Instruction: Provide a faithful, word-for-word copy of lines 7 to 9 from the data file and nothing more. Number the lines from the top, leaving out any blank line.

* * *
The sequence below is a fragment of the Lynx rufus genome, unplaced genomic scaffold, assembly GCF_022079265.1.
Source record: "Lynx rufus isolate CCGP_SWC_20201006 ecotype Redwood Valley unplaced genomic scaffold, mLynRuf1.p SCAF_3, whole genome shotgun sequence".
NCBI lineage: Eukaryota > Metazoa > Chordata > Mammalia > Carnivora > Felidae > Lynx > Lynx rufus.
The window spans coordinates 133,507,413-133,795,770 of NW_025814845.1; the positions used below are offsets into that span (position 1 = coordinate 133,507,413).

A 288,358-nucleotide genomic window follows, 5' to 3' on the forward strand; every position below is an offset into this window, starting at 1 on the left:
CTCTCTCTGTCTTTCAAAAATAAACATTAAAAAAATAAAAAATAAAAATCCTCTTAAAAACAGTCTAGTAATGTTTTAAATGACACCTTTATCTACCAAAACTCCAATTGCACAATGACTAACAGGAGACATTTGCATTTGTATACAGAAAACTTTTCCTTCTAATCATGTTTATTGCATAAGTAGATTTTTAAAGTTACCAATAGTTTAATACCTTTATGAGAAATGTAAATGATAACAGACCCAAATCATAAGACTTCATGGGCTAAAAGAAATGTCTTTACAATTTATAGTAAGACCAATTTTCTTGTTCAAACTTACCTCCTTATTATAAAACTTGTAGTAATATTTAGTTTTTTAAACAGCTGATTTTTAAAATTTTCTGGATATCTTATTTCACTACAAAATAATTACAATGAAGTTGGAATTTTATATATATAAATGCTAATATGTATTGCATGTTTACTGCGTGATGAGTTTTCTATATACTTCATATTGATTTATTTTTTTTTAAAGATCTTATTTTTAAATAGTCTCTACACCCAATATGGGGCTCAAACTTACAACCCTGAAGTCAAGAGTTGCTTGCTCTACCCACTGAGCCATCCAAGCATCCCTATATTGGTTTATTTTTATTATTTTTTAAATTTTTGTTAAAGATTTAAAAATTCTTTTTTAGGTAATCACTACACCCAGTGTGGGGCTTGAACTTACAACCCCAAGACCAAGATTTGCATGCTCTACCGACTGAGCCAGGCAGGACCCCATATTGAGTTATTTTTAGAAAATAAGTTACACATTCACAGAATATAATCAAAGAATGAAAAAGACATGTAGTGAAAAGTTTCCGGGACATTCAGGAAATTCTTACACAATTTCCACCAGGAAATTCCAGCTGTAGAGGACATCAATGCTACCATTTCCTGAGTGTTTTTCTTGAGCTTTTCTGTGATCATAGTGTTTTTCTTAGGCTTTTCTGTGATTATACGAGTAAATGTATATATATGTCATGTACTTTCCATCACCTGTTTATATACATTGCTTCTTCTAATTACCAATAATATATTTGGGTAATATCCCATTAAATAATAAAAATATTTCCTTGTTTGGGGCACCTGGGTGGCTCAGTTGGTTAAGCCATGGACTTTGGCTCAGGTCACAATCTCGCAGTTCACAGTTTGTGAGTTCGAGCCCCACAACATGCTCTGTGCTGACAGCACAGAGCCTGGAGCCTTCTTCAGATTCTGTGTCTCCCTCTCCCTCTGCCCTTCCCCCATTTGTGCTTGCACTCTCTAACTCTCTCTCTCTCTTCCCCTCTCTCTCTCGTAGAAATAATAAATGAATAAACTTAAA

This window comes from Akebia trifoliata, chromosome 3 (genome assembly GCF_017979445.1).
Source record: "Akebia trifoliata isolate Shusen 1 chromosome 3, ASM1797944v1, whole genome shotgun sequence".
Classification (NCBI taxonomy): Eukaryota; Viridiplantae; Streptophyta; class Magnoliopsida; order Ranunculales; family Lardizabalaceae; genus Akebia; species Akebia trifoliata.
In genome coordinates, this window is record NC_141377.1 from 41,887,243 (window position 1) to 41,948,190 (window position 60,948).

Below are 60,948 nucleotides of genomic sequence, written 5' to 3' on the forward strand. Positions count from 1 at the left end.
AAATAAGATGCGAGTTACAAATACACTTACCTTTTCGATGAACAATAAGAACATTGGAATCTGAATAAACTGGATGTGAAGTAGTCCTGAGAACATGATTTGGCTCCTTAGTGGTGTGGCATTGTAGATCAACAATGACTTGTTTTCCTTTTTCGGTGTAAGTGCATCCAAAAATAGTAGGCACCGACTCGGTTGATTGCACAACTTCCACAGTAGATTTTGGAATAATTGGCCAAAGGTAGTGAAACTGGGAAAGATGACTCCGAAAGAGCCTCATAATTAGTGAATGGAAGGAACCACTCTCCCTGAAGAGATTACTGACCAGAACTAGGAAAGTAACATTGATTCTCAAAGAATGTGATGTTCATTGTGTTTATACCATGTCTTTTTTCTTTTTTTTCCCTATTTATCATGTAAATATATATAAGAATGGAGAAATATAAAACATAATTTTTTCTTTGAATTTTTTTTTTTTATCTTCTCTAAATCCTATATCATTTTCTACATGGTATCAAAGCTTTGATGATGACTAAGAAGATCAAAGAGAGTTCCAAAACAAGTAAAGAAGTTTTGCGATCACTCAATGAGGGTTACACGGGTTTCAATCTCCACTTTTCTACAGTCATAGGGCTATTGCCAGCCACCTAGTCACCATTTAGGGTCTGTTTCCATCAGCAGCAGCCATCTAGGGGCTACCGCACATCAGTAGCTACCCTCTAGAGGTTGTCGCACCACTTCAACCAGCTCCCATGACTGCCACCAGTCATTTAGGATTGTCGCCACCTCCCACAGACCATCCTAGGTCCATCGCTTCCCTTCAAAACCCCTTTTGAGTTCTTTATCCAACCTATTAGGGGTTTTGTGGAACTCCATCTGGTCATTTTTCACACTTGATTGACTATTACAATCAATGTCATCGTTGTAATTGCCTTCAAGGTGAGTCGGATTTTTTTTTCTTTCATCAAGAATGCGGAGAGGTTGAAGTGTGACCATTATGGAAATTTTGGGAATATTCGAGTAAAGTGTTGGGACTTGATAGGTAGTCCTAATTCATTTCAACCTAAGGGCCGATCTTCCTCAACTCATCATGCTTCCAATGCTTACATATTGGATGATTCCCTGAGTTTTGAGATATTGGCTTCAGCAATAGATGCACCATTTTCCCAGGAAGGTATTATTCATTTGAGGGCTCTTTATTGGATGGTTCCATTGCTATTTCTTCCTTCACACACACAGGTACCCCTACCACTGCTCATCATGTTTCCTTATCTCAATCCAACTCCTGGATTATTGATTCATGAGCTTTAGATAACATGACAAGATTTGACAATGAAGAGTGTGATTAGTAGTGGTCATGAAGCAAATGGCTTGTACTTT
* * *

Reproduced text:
This window comes from Akebia trifoliata, chromosome 3 (genome assembly GCF_017979445.1).
Source record: "Akebia trifoliata isolate Shusen 1 chromosome 3, ASM1797944v1, whole genome shotgun sequence".
Classification (NCBI taxonomy): Eukaryota; Viridiplantae; Streptophyta; class Magnoliopsida; order Ranunculales; family Lardizabalaceae; genus Akebia; species Akebia trifoliata.